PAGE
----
Supervising and monitoring the food sector

The government has taken measures to improve food safety and reliability. Food that is safe can be eaten without any ill effects.

Safe and reliable food

In recent years there have been a number of food scandals in the Netherlands. Notably, horsemeat was sold as beef. There was another scare when hundreds of people became ill after eating salmon contaminated with salmonella. These incidents have undermined public confidence in the food industry.

That’s why the government has taken measures to improve the supervision of food production. Supervision and monitoring is carried out by the Food and Consumer Product Safety Authority (NVWA).

Monitoring meat and meat products

Many people eat meat every day. On average, they eat around 40 kg of meat per year. Livestock always carry some bacteria and germs. Laws guarantee the quality and safety of foods of animal origin.

Extra supervisory measures

The government has taken extra measures following the various scandals involving meat and meat products:

  • Stricter supervision of the meat sector. The NVWA takes immediate action in the case of violations, abuses of the law and health hazards. 
  • Where necessary, the NVWA has strengthened its inspection teams. Inspectors are also making more unannounced visits.
  • The NVWA is working with the Public Prosecution Service, the Fiscal Information and Investigation Service (FIOD) and Customs to tackle meat fraud more effectively. International investigation agencies like Europol and Interpol are also involved.
  • The government has resumed full responsibility for certification and inspection in the meat sector.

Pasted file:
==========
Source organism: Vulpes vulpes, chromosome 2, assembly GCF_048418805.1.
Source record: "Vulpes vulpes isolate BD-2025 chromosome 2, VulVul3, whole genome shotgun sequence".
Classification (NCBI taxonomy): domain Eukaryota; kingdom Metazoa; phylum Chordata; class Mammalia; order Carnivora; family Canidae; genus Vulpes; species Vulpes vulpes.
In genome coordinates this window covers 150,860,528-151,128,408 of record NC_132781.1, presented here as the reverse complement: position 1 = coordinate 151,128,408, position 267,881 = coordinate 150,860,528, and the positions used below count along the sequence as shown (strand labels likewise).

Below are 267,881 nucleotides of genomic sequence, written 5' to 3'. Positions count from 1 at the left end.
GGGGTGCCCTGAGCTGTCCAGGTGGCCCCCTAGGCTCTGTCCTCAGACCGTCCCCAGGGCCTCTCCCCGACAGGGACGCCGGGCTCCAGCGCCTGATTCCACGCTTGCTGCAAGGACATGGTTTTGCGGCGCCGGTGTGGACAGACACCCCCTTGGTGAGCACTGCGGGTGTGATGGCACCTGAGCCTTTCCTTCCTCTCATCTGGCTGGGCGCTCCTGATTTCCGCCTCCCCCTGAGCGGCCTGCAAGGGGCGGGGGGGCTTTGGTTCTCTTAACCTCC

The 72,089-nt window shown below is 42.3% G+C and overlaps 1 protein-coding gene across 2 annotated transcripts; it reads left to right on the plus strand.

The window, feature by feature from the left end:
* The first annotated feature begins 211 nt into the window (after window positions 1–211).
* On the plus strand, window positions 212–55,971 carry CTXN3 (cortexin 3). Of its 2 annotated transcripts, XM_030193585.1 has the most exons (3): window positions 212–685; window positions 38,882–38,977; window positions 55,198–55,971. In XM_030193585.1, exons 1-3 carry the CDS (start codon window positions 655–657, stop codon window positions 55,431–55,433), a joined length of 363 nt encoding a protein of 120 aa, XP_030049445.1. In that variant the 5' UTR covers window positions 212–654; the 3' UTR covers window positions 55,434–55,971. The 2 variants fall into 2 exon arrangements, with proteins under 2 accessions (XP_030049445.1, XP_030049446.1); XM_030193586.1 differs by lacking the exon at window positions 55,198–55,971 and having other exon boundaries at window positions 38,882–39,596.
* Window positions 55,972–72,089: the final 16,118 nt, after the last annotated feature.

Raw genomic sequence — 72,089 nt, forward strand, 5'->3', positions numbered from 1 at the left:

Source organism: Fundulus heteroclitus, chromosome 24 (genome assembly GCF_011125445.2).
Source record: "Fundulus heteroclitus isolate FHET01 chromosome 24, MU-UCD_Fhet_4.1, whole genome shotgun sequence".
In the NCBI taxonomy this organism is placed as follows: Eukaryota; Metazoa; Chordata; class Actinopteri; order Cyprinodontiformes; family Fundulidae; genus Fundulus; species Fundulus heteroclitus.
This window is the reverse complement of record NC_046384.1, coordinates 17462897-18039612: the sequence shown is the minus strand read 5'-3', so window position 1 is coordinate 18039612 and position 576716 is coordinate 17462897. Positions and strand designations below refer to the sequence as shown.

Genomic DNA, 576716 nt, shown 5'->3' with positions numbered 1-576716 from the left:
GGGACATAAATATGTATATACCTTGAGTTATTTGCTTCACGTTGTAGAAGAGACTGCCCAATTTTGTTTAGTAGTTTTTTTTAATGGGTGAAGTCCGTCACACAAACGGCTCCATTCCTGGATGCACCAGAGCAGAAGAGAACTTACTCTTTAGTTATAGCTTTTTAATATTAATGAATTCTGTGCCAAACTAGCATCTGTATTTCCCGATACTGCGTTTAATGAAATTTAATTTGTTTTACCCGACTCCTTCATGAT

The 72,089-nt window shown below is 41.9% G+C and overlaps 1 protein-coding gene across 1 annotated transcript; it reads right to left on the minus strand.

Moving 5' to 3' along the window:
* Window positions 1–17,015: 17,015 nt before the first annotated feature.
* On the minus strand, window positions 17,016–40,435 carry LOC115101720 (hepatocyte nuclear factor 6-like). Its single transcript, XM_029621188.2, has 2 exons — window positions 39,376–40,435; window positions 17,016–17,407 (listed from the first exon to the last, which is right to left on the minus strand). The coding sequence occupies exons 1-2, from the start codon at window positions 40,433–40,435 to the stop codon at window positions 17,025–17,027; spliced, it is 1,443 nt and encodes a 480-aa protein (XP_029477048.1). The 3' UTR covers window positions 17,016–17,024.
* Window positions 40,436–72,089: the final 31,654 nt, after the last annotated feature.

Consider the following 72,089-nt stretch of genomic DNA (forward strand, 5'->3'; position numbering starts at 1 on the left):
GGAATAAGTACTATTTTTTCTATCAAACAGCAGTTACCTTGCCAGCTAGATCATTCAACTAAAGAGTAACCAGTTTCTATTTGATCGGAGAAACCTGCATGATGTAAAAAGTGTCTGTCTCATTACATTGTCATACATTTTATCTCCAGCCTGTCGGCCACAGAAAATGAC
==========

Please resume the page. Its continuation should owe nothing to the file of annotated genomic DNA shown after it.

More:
• Companies that violate food laws can incur heavy penalties.
  • The NVWA website provides more information about its role in supervising the companies in the meat and meat products industries.

Food companies: approval, licensing and registration

Adequate ventilation, clean toilets and a moderate ambient temperature – these are a few of the requirements for businesses in the EU that produce, distribute and supply food. In the Netherlands, these companies must register with the NVWA or apply to it for an operating licence or accreditation. The NVWA is responsible for monitoring hazards that may occur in companies’ operations. If a company fails to meet all of the requirements, the NVWA withdraws its licence or registration. It is then banned from producing, storing or selling food.

There are also EU laws on importing livestock from outside the EU.

Import and registration of livestock (EU regulations)

The authorities must respond fast to outbreaks of animal diseases or health hazards caused by contaminated meat. To do this, they need to know exactly where livestock are kept. That’s why the EU requires farmers to register their cattle, pigs, sheep and goats. The data are recorded in the central database of the Netherlands Enterprise Agency (